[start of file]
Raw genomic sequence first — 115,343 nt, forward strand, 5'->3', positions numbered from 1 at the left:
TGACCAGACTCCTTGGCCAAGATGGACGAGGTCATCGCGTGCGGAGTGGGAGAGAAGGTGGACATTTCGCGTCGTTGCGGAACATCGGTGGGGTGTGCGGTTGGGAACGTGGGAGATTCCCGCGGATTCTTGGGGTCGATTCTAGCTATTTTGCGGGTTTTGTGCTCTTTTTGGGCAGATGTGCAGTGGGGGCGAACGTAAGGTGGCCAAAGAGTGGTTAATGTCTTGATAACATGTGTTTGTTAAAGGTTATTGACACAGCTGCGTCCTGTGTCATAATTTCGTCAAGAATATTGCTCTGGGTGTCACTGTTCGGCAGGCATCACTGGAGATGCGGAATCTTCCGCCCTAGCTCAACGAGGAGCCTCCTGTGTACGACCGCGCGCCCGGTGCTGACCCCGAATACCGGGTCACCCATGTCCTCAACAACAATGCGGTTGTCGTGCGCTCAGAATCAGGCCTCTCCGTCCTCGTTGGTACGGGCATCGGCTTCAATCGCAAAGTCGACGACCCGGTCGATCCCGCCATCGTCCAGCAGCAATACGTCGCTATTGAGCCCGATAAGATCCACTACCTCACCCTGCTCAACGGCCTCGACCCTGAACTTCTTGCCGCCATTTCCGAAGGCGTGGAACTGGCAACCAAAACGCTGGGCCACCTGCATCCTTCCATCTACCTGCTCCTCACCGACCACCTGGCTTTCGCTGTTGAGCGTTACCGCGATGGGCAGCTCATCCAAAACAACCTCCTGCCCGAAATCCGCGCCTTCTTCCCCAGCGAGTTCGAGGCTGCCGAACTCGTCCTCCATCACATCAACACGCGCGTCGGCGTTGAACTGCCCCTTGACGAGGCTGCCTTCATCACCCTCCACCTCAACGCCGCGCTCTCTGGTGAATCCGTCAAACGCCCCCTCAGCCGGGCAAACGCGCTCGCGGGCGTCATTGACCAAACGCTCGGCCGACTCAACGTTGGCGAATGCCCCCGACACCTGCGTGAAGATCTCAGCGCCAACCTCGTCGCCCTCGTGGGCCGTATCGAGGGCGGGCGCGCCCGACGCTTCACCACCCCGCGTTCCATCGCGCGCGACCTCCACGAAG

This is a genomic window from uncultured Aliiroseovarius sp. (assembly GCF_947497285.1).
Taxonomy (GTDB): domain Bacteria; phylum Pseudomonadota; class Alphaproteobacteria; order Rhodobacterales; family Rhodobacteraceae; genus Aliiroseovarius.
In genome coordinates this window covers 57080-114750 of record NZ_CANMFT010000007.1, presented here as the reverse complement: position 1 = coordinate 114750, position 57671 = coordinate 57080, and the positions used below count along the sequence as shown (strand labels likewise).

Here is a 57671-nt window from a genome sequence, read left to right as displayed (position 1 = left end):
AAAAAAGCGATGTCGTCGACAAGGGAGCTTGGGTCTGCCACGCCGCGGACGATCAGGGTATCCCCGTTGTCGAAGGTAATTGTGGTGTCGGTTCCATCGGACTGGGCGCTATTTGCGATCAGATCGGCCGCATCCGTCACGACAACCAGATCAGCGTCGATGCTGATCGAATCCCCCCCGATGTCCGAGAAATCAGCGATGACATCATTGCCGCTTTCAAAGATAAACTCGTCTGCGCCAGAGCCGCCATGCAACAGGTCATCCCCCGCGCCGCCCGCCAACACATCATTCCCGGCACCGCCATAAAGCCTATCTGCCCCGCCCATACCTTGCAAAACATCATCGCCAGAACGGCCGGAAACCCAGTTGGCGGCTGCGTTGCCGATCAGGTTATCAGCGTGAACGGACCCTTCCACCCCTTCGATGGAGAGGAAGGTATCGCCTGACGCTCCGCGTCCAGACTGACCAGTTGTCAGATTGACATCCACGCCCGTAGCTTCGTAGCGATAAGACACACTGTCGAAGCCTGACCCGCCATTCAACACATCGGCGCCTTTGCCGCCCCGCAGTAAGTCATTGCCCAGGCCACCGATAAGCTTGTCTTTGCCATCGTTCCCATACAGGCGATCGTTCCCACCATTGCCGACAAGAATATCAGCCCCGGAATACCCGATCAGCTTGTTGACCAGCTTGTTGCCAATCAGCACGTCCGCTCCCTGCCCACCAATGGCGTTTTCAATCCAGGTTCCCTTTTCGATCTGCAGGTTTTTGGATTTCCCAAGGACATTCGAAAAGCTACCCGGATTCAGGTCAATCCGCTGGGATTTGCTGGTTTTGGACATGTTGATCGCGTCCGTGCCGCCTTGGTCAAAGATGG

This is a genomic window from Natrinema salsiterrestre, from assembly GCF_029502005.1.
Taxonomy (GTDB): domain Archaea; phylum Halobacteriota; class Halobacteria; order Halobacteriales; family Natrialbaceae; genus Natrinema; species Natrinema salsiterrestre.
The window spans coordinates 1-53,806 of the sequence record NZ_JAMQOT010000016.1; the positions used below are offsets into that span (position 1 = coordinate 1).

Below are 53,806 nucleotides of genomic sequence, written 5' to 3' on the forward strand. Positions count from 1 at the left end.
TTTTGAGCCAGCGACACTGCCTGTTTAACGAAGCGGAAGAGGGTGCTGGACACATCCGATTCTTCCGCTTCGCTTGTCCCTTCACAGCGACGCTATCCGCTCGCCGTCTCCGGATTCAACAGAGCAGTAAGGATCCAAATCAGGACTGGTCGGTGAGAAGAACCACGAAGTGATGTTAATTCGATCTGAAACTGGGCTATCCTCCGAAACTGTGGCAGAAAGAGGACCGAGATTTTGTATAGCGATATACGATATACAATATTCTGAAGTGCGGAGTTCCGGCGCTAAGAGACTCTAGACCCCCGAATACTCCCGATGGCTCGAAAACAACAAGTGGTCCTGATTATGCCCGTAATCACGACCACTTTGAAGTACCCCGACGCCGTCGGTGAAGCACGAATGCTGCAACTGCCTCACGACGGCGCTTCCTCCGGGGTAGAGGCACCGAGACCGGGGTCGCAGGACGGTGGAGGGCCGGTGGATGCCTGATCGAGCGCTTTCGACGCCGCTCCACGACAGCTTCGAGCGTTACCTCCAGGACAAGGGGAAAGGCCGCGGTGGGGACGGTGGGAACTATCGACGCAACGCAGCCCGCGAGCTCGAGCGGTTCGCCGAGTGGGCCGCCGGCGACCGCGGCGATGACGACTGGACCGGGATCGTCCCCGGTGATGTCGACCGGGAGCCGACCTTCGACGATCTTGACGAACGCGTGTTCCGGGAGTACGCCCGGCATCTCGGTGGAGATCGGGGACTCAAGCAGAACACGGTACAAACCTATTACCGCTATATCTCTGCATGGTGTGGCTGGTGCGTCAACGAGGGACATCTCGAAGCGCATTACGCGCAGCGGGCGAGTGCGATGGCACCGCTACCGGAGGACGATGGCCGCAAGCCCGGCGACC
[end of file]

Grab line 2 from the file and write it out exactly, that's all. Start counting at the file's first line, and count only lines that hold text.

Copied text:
TGACCAGACTCCTTGGCCAAGATGGACGAGGTCATCGCGTGCGGAGTGGGAGAGAAGGTGGACATTTCGCGTCGTTGCGGAACATCGGTGGGGTGTGCGGTTGGGAACGTGGGAGATTCCCGCGGATTCTTGGGGTCGATTCTAGCTATTTTGCGGGTTTTGTGCTCTTTTTGGGCAGATGTGCAGTGGGGGCGAACGTAAGGTGGCCAAAGAGTGGTTAATGTCTTGATAACATGTGTTTGTTAAAGGTTATTGACACAGCTGCGTCCTGTGTCATAATTTCGTCAAGAATATTGCTCTGGGTGTCACTGTTCGGCAGGCATCACTGGAGATGCGGAATCTTCCGCCCTAGCTCAACGAGGAGCCTCCTGTGTACGACCGCGCGCCCGGTGCTGACCCCGAATACCGGGTCACCCATGTCCTCAACAACAATGCGGTTGTCGTGCGCTCAGAATCAGGCCTCTCCGTCCTCGTTGGTACGGGCATCGGCTTCAATCGCAAAGTCGACGACCCGGTCGATCCCGCCATCGTCCAGCAGCAATACGTCGCTATTGAGCCCGATAAGATCCACTACCTCACCCTGCTCAACGGCCTCGACCCTGAACTTCTTGCCGCCATTTCCGAAGGCGTGGAACTGGCAACCAAAACGCTGGGCCACCTGCATCCTTCCATCTACCTGCTCCTCACCGACCACCTGGCTTTCGCTGTTGAGCGTTACCGCGATGGGCAGCTCATCCAAAACAACCTCCTGCCCGAAATCCGCGCCTTCTTCCCCAGCGAGTTCGAGGCTGCCGAACTCGTCCTCCATCACATCAACACGCGCGTCGGCGTTGAACTGCCCCTTGACGAGGCTGCCTTCATCACCCTCCACCTCAACGCCGCGCTCTCTGGTGAATCCGTCAAACGCCCCCTCAGCCGGGCAAACGCGCTCGCGGGCGTCATTGACCAAACGCTCGGCCGACTCAACGTTGGCGAATGCCCCCGACACCTGCGTGAAGATCTCAGCGCCAACCTCGTCGCCCTCGTGGGCCGTATCGAGGGCGGGCGCGCCCGACGCTTCACCACCCCGCGTTCCATCGCGCGCGACCTCCACGAAG